How to Go From Surviving to Thriving: More is Possible!
If you’ve been on a journey of self-discovery for years and are wondering, “Is this all there is?” I get it. If you’ve gotten temporary relief from acute emotional pain, but the pain keeps coming back and you’re wondering, “why does this keep happening?” I get that too. That was me before I got into 12 step recovery. We have two sayings in 12 step recovery that address these issues.
“Discovery is not recovery” and “Relief is not recovery.”
They refer to the fact that deep, lasting change that deals with causes rather than symptoms is possible. Recovery has been the cause of deep, lasting changes for many, including me. I’ll get into all that by first sharing why I think recovery works. Then I’ll share a bit about me to illustrate these concepts, and dive into what I mean by “discovery” and “relief” as opposed to “recovery.” Hopefully, this will help you understand why the discovery phase you’ve been in for years hasn’t worked. Or, why the relief you’ve gotten is temporary and the pain keeps coming back. My point is to make you aware that the deep lasting change you’ve been seeking is possible.
I’m not saying that 12 step recovery is for everyone, or that everyone needs 12 step recovery. What I’m saying is that there are many tools, tips and tricks I learned in recovery that I never heard of in all my years on a self-help journey. It’s time those tools, tips and tricks make their way out into the world. My writing, podcast, trainings and coaching are all part of my attempts to share what I’ve learned from recovery that so dramatically improved my life, on a very deep level. These tools are not specific to 12 step recovery, they’re for anybody.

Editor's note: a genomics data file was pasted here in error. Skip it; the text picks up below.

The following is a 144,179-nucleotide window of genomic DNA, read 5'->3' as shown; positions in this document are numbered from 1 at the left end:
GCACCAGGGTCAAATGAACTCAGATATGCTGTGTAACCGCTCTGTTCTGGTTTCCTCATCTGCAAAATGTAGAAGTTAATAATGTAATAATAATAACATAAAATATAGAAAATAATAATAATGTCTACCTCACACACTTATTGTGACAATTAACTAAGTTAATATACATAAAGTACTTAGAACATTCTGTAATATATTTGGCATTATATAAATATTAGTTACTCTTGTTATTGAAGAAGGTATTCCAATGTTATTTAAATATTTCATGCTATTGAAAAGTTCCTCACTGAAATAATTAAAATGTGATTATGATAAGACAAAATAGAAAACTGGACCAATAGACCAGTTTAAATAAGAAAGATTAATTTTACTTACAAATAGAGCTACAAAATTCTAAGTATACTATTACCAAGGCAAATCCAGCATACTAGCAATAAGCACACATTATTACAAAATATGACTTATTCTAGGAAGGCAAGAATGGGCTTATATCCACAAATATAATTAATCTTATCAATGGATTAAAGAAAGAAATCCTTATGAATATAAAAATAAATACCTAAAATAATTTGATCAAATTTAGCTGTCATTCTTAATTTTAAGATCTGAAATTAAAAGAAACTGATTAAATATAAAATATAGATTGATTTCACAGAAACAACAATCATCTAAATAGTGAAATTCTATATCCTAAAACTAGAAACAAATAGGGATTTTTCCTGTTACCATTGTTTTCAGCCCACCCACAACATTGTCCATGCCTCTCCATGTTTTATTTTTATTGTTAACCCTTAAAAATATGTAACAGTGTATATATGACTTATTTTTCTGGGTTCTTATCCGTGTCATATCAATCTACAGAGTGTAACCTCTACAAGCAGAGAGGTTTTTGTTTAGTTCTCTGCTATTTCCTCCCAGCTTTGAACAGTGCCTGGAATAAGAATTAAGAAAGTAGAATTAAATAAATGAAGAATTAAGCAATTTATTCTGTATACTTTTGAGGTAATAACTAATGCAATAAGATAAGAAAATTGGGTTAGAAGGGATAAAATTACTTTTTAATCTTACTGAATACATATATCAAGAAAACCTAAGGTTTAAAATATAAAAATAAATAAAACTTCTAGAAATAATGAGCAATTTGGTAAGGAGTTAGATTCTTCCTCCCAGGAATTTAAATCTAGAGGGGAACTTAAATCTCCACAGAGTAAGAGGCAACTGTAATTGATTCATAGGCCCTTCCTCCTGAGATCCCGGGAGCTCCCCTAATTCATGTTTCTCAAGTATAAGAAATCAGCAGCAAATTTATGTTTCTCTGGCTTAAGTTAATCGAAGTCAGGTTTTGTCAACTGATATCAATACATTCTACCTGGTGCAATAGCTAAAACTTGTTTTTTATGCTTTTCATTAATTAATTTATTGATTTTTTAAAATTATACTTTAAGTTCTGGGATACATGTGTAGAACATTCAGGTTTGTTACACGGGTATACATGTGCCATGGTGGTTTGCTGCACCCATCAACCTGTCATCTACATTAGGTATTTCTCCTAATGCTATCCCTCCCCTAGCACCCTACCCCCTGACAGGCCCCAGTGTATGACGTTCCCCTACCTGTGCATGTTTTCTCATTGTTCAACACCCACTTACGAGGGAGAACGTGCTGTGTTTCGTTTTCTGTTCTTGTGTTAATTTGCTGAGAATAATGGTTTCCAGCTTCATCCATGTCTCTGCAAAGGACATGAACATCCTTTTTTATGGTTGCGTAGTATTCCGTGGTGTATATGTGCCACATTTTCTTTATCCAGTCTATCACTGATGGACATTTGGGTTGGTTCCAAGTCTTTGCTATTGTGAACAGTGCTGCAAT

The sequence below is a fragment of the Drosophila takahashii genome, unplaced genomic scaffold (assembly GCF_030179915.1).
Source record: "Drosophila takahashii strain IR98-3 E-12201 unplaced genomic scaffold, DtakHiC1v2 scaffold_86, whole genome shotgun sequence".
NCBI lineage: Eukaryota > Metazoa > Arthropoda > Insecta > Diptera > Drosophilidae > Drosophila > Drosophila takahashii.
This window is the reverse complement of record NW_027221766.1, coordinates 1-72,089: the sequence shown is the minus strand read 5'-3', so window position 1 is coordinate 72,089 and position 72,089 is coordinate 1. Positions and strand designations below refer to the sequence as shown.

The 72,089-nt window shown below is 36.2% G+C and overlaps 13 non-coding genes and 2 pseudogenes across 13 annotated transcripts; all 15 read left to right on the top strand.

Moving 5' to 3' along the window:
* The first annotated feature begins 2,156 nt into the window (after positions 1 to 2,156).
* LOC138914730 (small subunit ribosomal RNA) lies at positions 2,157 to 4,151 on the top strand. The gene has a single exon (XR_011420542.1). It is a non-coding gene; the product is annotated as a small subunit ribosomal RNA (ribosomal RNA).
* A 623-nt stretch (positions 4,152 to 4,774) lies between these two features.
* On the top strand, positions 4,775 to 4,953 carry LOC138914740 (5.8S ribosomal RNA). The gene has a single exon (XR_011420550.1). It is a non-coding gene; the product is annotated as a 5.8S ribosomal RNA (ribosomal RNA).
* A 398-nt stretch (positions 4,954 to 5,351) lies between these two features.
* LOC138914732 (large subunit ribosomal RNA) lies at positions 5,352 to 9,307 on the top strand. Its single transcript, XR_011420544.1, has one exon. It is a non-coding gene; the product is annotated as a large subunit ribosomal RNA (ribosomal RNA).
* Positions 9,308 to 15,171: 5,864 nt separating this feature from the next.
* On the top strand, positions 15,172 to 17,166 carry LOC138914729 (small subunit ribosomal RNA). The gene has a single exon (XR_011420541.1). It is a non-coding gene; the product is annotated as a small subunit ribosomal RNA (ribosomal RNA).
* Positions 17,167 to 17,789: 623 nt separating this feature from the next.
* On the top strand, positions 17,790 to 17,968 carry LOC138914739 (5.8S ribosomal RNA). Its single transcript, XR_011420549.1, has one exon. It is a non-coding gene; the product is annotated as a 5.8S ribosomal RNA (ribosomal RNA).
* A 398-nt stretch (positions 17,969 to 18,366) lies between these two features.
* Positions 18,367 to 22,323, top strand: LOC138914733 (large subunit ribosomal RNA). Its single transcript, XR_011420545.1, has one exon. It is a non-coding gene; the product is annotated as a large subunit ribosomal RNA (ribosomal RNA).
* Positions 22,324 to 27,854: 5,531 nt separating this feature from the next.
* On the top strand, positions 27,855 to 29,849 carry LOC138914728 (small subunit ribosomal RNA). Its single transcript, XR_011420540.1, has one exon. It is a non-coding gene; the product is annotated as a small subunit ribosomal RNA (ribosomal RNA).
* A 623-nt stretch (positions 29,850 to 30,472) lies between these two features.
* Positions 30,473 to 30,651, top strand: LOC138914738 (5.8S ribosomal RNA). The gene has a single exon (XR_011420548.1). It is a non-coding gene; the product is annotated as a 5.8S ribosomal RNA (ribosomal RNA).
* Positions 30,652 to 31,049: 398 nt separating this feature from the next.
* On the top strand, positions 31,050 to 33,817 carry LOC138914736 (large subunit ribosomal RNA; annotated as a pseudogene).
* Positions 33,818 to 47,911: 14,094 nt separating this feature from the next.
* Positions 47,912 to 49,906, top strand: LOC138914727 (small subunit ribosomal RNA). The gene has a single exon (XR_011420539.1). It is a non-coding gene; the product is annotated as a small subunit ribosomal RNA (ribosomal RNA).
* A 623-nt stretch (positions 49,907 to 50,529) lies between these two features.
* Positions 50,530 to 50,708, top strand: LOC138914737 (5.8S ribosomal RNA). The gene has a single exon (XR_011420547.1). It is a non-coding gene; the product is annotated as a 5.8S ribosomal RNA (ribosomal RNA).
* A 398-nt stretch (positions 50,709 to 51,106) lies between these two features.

One thing I learned from 12 step recovery is that I had deeply entrenched patterns that were not serving me. Most of those patterns (if not all) were outside my awareness. Almost 40 years of discovery did not reveal any of them to me, despite me being incredibly introspective. That meant not much was going to change, and by and large it didn’t. In some ways, things actually got worse over the years.
Why recovery works.
I’m going to use the word “recovery” here to indicate that deep, lasting changes have been made in your life. It’s not just reserved for those in 12 step recovery programs. Keep that in mind as you read on.
Discovery is important but recovery is the focus. We can discover many helpful things. But we cannot read ourselves into changing. 12 Step recovery programs are programs of action. Another one of our sayings is, “We cannot think our way into right action, but we can act our way into right thinking.” This is true in my experience, and in the experience of the people I’ve seen recover.